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How to Break Up with Your Phone

The 30-Day Plan to Take Back Your Life

By Catherine Price
18-minute read
Audio available
How to Break Up with Your Phone: The 30-Day Plan to Take Back Your Life by Catherine Price

How to Break Up With Your Phone (2018) examines the increasingly visible and often addictive relationships we have with our phones. These blinks consider how we could start using phones with more awareness. If done correctly, we can stop using our devices to provide endless distractions, and instead use them as tools to enhance our lives.

  • Phone addicts
  • Distracted and forgetful types
  • Luddites afraid of the impact of modern technology

Catherine Price is an author and science journalist living in Philadelphia. Her writing has appeared in the New York Times, the Washington Post and the San Francisco Chronicle. Her other books include Vitamania (2015) and 101 Places Not to See Before You Die (2010).

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How to Break Up with Your Phone

The 30-Day Plan to Take Back Your Life

By Catherine Price
  • Read in 18 minutes
  • Audio & text available
  • Contains 11 key ideas
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How to Break Up with Your Phone: The 30-Day Plan to Take Back Your Life by Catherine Price
Synopsis

How to Break Up With Your Phone (2018) examines the increasingly visible and often addictive relationships we have with our phones. These blinks consider how we could start using phones with more awareness. If done correctly, we can stop using our devices to provide endless distractions, and instead use them as tools to enhance our lives.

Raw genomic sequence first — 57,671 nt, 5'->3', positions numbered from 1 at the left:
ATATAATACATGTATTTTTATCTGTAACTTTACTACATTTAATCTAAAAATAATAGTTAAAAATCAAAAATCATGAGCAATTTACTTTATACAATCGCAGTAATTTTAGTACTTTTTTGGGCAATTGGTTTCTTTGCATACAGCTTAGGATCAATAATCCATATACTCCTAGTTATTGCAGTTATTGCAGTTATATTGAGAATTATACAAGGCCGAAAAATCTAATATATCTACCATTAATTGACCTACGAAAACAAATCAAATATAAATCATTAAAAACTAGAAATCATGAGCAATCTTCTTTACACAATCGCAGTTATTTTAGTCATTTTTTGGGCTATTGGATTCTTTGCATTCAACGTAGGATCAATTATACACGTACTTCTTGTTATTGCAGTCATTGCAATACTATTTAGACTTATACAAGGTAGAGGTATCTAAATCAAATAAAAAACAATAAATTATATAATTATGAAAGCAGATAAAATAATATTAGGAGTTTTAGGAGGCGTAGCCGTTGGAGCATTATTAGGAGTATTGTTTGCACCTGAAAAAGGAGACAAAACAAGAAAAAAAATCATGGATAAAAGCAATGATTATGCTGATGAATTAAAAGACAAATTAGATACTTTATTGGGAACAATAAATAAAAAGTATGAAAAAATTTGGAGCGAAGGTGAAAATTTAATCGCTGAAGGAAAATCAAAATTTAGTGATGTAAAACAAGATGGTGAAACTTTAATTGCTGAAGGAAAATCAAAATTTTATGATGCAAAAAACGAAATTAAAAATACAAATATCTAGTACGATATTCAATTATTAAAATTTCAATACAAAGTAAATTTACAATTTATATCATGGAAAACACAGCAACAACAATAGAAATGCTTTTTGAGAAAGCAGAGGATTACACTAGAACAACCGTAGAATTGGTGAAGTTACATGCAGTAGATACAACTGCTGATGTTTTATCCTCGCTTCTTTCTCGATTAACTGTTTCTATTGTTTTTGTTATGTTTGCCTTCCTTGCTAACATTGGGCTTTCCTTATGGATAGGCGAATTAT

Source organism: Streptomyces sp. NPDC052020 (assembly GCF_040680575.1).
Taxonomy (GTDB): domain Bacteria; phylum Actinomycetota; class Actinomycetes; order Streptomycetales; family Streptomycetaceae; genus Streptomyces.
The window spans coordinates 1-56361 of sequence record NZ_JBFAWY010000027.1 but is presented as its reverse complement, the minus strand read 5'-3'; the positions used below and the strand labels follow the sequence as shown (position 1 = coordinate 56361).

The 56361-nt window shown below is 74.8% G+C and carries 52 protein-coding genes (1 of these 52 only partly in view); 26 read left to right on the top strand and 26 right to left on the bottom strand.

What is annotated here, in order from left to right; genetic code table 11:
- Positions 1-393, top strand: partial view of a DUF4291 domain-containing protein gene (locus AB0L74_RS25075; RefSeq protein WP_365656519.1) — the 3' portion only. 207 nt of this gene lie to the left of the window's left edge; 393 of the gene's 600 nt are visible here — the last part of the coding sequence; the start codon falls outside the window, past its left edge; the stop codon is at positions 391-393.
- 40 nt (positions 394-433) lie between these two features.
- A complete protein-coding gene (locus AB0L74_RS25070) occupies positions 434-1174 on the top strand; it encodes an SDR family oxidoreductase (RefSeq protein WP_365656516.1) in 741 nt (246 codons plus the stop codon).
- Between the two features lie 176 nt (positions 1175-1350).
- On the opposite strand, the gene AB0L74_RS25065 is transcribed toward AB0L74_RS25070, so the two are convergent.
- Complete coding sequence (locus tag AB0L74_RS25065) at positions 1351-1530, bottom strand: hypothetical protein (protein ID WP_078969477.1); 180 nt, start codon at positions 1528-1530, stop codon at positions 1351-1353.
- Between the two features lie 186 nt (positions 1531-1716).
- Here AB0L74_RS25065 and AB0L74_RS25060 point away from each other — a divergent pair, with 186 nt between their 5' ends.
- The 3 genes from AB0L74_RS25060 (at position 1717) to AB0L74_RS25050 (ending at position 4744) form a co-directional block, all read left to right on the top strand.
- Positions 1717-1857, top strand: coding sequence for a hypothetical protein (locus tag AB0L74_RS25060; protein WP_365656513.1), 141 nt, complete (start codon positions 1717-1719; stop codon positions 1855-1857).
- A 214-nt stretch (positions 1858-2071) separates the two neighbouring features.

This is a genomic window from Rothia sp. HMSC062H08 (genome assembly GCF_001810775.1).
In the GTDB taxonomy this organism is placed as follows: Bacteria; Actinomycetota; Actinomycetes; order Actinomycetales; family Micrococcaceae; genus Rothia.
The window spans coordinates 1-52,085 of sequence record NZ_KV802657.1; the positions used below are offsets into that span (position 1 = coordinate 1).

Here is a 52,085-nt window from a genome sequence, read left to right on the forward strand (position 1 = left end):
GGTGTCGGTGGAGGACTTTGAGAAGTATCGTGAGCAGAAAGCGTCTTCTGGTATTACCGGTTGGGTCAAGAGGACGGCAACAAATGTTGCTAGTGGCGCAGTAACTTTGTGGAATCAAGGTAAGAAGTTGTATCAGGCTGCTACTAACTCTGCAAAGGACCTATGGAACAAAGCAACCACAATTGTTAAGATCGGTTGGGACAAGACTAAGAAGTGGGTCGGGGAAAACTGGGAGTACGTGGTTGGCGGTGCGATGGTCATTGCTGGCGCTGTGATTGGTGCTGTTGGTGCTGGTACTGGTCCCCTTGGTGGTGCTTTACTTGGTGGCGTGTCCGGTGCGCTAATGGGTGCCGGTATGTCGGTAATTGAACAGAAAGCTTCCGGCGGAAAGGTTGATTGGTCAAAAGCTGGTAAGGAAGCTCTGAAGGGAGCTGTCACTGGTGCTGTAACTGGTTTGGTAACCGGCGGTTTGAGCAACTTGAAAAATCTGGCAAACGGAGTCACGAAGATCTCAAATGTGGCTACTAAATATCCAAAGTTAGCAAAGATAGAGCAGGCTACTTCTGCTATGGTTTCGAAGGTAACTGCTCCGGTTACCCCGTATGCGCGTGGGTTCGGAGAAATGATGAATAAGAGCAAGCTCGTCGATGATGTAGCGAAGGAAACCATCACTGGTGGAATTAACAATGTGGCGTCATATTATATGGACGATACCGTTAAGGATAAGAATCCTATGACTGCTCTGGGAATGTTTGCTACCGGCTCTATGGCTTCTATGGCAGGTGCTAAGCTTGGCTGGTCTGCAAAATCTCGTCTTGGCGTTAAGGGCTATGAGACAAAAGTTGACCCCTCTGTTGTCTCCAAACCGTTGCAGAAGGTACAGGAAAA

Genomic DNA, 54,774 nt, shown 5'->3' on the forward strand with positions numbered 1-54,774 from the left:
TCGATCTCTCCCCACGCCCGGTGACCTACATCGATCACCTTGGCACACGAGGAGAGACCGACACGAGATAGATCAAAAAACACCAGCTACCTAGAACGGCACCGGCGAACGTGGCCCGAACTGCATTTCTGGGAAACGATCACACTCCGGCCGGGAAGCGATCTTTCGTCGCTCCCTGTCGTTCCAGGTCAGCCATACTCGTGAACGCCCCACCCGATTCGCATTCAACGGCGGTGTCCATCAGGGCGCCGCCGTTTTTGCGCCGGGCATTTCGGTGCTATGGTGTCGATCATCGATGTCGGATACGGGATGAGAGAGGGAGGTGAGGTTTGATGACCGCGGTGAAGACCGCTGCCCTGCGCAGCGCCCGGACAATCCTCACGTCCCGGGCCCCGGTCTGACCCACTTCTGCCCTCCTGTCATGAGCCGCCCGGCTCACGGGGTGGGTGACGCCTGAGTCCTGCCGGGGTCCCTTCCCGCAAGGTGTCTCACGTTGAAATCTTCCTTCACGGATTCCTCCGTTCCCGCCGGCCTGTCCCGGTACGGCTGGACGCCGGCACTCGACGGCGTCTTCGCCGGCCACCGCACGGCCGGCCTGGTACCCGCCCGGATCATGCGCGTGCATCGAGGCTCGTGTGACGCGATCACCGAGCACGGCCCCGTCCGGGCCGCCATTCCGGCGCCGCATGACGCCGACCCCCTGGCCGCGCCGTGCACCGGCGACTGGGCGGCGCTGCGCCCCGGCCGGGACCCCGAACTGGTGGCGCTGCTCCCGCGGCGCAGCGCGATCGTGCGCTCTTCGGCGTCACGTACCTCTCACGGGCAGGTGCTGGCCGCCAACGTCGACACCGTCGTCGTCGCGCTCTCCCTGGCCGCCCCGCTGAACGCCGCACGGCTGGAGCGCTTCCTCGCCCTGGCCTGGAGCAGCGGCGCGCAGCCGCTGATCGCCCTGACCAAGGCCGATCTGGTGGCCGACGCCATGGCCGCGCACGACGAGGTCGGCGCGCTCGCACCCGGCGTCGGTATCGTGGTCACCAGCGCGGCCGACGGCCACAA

Key idea 1 of 11

The number of people addicted to their phones is quickly increasing.

Just take a look around you. On public transport, in restaurants, on street corners, whichever way you look today you’ll most likely see people – including children – glued to their phones.

And the evidence is not just anecdotal. The data is clear.

According to a 2016 Deloitte survey conducted in the United States, the average American checks his or her phone an average of 47 times each day. In the 18 to 24 age bracket, this number shoots up to a whopping 82 times per day.

What that means, in terms of time, was clarified by research published in 2015 on hackernoon.com. Americans spend an average of four hours a day with their phones. That’s 28 hours per week, basically the same as having a fairly busy part-time job!

So how do you know if you’re addicted? Thankfully, there’s a straightforward test you can take. It’s called the Smartphone Compulsion Test. It can be found online, and was designed by the University of Connecticut’s Dr. David Greenfield.

Some of the key questions include: Do you occasionally spend more time with your phone than intended? Do you scroll without any sense of direction? Do you find yourself communicating more with people via your phone, rather than in real life? Do you keep your phone switched on in bed? Do you tend to stop what you’re doing so you can respond to something on your phone?

If you find yourself answering yes to questions like these, then chances are you’ve got an addictive relationship with your phone.

But don’t panic – you are not alone. Let’s begin by looking at why checking your phone really is a form of addiction, and what it means for you.

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